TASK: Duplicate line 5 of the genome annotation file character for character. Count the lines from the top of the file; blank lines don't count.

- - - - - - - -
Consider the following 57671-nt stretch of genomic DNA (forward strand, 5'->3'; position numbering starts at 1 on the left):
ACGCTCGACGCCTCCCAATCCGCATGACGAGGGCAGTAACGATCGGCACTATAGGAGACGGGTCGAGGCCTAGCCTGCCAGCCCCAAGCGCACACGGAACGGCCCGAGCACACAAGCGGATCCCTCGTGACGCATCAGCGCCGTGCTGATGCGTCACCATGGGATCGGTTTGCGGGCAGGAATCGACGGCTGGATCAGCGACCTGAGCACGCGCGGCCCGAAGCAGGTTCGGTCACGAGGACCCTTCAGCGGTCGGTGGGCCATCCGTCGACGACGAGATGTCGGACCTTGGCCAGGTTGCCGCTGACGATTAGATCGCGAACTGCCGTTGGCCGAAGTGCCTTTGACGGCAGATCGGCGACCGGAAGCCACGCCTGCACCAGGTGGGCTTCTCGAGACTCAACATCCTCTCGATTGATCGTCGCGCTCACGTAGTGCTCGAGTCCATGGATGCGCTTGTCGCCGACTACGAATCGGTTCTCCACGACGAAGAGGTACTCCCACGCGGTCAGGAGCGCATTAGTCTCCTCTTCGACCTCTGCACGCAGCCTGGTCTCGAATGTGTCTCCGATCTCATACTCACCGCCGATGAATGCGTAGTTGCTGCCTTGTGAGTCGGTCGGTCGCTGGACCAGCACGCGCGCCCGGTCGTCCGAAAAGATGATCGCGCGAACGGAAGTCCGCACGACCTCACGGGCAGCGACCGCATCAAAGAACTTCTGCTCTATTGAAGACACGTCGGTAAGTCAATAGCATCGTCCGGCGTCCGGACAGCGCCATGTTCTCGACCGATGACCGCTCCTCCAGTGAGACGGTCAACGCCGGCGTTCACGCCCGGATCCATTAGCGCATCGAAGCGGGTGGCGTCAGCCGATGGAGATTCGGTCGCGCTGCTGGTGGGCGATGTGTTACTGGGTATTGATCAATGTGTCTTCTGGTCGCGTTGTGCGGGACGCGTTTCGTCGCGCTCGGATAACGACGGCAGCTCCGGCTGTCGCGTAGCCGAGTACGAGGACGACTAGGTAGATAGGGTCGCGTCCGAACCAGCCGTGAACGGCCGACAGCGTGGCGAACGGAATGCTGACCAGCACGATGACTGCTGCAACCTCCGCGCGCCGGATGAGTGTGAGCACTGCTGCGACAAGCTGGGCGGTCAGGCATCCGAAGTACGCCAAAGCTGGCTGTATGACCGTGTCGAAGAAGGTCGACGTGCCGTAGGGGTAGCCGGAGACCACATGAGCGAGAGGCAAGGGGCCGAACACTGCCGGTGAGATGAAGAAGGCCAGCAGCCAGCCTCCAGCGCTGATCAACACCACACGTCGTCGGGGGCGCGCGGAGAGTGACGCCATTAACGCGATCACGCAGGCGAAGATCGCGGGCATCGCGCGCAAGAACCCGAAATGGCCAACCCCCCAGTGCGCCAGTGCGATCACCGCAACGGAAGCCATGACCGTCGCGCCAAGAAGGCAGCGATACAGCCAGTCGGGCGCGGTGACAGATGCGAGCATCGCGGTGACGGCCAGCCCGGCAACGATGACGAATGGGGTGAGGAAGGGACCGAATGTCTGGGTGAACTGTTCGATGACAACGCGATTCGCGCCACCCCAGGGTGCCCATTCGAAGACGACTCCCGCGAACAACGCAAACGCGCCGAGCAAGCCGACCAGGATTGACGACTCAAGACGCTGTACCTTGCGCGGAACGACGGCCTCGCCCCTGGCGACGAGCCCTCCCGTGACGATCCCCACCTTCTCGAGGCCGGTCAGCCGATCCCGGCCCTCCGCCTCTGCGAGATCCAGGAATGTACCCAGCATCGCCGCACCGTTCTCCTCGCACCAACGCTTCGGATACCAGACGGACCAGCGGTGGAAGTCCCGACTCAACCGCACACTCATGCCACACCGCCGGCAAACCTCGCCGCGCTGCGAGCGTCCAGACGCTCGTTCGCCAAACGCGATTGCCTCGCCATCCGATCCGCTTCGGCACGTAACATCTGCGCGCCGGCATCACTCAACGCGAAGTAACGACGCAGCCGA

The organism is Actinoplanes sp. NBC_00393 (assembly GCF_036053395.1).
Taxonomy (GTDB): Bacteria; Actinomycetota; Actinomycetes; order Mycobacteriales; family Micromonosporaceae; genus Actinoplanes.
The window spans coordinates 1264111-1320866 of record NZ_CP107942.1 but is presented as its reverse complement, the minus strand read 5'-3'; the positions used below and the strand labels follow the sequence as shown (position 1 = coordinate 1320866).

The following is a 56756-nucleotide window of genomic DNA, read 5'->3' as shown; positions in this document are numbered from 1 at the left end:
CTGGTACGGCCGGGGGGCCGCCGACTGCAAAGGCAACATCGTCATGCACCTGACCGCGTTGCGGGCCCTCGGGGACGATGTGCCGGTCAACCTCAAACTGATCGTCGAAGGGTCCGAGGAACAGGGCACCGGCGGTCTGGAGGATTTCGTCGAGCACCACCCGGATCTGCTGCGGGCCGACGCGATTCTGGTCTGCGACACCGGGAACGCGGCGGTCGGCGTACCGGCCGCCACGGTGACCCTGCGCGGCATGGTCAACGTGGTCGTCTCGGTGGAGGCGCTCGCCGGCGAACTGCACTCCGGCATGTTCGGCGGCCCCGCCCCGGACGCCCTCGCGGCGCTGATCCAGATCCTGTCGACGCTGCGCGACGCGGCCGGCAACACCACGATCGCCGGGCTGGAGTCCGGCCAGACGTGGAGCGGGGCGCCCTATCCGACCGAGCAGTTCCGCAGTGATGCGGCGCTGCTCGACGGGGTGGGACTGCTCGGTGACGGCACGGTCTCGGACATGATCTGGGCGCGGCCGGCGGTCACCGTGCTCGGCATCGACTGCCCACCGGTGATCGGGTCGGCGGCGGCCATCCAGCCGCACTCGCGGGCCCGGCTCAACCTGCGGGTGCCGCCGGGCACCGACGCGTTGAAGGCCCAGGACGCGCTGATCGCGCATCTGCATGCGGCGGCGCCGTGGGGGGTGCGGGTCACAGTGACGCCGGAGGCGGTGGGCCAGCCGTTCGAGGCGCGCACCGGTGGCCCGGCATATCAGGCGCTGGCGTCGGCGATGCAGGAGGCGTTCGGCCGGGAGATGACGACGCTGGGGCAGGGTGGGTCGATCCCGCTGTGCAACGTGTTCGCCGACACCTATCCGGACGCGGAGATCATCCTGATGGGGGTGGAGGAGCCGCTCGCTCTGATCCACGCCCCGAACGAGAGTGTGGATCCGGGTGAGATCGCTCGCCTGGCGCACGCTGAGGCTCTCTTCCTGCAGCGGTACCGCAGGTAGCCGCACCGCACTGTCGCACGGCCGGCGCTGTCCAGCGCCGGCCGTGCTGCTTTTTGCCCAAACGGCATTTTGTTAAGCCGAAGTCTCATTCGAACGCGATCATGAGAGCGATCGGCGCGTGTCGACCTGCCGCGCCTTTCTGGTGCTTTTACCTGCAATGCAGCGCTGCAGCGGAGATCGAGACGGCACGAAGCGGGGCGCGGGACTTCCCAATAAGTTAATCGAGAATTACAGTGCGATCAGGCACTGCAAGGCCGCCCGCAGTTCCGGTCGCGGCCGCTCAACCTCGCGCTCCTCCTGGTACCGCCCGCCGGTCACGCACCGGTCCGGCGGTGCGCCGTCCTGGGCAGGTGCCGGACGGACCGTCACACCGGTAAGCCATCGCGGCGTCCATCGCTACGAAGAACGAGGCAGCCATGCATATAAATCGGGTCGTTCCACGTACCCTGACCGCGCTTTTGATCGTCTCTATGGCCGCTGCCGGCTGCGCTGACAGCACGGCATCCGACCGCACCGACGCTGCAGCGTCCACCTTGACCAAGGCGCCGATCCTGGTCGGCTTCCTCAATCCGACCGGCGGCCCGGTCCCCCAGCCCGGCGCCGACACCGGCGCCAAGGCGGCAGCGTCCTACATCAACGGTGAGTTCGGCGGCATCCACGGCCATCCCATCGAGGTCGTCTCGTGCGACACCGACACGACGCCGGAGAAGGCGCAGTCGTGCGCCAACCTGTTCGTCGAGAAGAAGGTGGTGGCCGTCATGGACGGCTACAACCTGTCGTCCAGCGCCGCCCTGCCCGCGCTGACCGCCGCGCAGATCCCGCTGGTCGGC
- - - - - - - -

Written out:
The window spans coordinates 1264111-1320866 of record NZ_CP107942.1 but is presented as its reverse complement, the minus strand read 5'-3'; the positions used below and the strand labels follow the sequence as shown (position 1 = coordinate 1320866).